SOE TNS INTERVIEW
©2002, 2005 @149st Do not republish without permission.
What inspired you to become involved in writing?
first started writing when I was in elementary school. A friend of mine name Keith who use to write KOE in the 3rd or 4th grade gave me my first pilot and gave me my first name. My first name was AI 1. Probably late 1975 early 1976 we use to go tag the first place he brought me was the sanitation trucks. My name was all over the sanitation trucks. I got tired of that name I didn't see a point to the name AI. My partner use to write KOE, so one day it was around summer of 1977 I was in the staircase with a friend of mine (he's not a writer).I wanted to change my name I wanted to follow in the footsteps of my partner because he was the real writer KOE 1. When I came up with SOE it clicked and from then on I wrote SOE 2 and the first crew I got put down with was S.S.B. (Soul Stoned Brothers) because I met SPIX 1 by Junior High School 22. I saw him writing and he said "yo, what you write?" and I said "I write AI 1." because I was still kind of shy about saying I wrote SOE2 . So he said put up my crew SSB and I saw SPIX SSB everywhere and I realized I was up with a legendary crew; so I wrote AI1 SSB and then I faded into SOE2 and I left AI1 alone and never wrote it again and that was early into my SOE2 days and that's when I came to meet EL.
How did you meet EL?
I met EL in 1979. I was on Madison Street and I took a tag on a bus and when that bus pulled off there was probably about 10 writers on that bus and there was LUS, BYE, a big crew of guys they rolled up on me. They were like "Yo what you write? You remember EL when he stepped to you. He stepped to you hard like 'Yo what you write?'". You know what I'm saying! The first thing he wanted was my marker and I didn't want to give up my marker. When I told him I wrote SOE 2 he gave me a little respect because he had seen my name around. From that day on we hung out and by that evening I was a TNS and the rest is history.
Who introduced you to writing on trains?
The first time I hit a train it was at the 75th Avenue Lay-up in Queens. It was with BK and SNAP SNAP was the undisputed soloist. He would go all by himself. SNAP TTB The Together Brothers. I hooked with him and BK and we just went and that was my first experience hitting a lay-up. After that it was over. It was a rap! I knew that's what I wanted to do!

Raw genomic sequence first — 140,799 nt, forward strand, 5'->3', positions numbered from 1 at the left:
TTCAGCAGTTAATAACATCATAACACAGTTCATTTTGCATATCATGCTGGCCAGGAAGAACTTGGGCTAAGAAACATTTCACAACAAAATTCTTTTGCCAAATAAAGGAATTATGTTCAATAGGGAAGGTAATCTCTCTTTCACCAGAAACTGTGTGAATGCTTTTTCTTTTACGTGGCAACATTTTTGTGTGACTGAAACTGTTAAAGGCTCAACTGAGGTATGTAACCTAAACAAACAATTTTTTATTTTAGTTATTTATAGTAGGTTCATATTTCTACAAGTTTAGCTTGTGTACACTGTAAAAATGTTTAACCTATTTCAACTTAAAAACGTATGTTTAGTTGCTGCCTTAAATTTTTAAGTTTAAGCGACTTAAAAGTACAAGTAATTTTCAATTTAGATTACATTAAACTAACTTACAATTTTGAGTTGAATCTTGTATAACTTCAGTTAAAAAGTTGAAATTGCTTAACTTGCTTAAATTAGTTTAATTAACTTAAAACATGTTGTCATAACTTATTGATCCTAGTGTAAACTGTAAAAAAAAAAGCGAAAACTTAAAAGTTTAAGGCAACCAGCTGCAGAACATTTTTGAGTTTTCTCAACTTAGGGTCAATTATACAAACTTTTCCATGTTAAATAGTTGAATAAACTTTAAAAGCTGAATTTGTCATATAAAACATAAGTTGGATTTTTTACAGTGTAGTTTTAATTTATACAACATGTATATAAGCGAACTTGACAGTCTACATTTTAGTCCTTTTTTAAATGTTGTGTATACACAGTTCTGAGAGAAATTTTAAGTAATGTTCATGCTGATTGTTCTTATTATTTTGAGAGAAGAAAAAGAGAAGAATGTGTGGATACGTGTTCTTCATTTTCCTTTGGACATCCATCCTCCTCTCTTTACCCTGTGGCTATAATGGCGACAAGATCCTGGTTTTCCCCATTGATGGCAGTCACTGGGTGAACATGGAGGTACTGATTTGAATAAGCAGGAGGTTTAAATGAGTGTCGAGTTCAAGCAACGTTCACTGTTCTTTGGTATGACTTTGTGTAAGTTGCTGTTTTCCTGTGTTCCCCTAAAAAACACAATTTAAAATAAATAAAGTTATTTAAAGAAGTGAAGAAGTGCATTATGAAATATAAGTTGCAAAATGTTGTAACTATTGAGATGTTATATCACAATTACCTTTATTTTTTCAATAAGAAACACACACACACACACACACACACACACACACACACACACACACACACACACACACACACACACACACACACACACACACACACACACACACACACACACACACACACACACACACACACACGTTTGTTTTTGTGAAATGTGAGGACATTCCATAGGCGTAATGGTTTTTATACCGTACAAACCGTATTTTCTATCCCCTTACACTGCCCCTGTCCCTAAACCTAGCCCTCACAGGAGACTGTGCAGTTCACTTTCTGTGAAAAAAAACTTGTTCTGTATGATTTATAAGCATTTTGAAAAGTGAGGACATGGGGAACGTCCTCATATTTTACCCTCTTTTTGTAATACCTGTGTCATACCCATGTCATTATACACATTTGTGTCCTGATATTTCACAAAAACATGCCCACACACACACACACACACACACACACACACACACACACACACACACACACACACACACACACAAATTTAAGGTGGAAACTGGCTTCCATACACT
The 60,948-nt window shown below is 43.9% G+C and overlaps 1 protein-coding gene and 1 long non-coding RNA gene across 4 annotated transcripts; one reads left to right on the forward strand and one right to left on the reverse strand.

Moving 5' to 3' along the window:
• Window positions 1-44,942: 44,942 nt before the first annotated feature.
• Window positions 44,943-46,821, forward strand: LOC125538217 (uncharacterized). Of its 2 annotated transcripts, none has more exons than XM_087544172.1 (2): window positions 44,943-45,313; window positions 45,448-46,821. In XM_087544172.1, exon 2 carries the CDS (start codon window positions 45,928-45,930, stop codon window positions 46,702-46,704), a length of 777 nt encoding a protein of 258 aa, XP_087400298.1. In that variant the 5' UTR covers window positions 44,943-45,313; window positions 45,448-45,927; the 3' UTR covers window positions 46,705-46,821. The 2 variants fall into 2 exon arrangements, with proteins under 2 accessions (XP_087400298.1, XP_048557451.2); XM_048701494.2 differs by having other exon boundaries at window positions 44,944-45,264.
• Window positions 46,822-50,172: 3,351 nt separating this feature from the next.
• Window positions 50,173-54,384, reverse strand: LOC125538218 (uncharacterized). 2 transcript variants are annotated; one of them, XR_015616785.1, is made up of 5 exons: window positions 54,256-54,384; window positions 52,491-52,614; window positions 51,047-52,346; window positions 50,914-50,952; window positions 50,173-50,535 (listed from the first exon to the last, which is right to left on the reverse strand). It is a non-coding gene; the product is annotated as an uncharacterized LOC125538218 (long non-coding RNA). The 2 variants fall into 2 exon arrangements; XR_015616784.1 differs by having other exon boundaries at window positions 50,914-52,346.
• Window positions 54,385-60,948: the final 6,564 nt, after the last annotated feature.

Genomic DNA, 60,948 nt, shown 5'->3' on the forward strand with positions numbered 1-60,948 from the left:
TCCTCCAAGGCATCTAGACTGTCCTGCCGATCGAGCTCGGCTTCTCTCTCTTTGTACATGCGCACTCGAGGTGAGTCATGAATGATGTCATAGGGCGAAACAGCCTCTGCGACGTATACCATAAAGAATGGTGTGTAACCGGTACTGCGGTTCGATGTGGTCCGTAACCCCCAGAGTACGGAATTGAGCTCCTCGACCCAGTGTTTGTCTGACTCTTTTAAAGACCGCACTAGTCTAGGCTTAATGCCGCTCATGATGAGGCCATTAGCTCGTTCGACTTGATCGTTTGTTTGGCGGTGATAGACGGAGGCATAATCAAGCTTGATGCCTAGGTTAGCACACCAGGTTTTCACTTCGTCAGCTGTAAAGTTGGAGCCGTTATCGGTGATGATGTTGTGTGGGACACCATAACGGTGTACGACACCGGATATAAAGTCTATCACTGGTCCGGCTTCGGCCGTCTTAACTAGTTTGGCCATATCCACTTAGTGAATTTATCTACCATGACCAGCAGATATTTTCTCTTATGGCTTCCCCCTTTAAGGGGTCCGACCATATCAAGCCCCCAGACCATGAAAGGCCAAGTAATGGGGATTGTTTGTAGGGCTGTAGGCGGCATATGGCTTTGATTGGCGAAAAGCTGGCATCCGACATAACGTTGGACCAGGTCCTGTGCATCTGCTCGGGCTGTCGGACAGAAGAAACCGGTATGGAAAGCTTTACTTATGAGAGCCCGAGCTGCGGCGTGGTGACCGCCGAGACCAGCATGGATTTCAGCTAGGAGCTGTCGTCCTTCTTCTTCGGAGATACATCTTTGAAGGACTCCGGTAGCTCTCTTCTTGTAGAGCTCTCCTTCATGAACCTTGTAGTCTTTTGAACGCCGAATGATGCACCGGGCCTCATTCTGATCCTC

What subway lines have you hit?
Es, Fs, GGs. I remember going to the 1 tunnel. RRs, AAs, A trains, the INDs. We covered the INDs. I stuck to the INDs myself. We covered everything, but we pretty much stuck to the INDs.
Tell us some of your most memorable moments with the TNS crew?
Tell us some of your most memorable moments with the TNS crew? The most memorable would probably be the Bridge. When we hit the Bridge we stormed it! It would always be like all of us even people who didn't write came with us because that was our house—the Bridge. The best time was when we reached a point of notoriety was when we started battling other crews. One which was 7DS because we eventually had to move into other turfs we had to go beyond the Bridge. We moved into the F lay-ups like Fort Hamilton. Then it got bigger and broader the D Yard and then there was collaboration between TNS and RTW .
In order to survive during the early '80s you had to be down with TNS regardless, because if not your shit got taken straight up! We took your shit! That's what it was about the graff game, the hip-hop game period is battles and in a battle you have to survive. It meant taking! You had to rack up! There were times when the racks were burnt and you had to take! The collaboration with MIN had to do a lot with RICH 2. EL and RICH brought MIN around. Once he came here he lived with EL in 199 Henry. Once he lived here it went beyond just being partners. You know he’s a part of the family because you know that TNS is a family. We owned the building. We owned our own building. We had our own electricity and our own apartments. EL was the landlord you know that! Two of the most famous writers that lived in 199 Henry were MIN 1 and SES D.O.G. (Devils Of Graffiti crew). SES, the SUBWAY SLASHER was definitely a resident in our building and just those two alone and beyond that we had writers we had so many come through to visit us they stood one night some people stood a month but our most famous host was MIN and SES.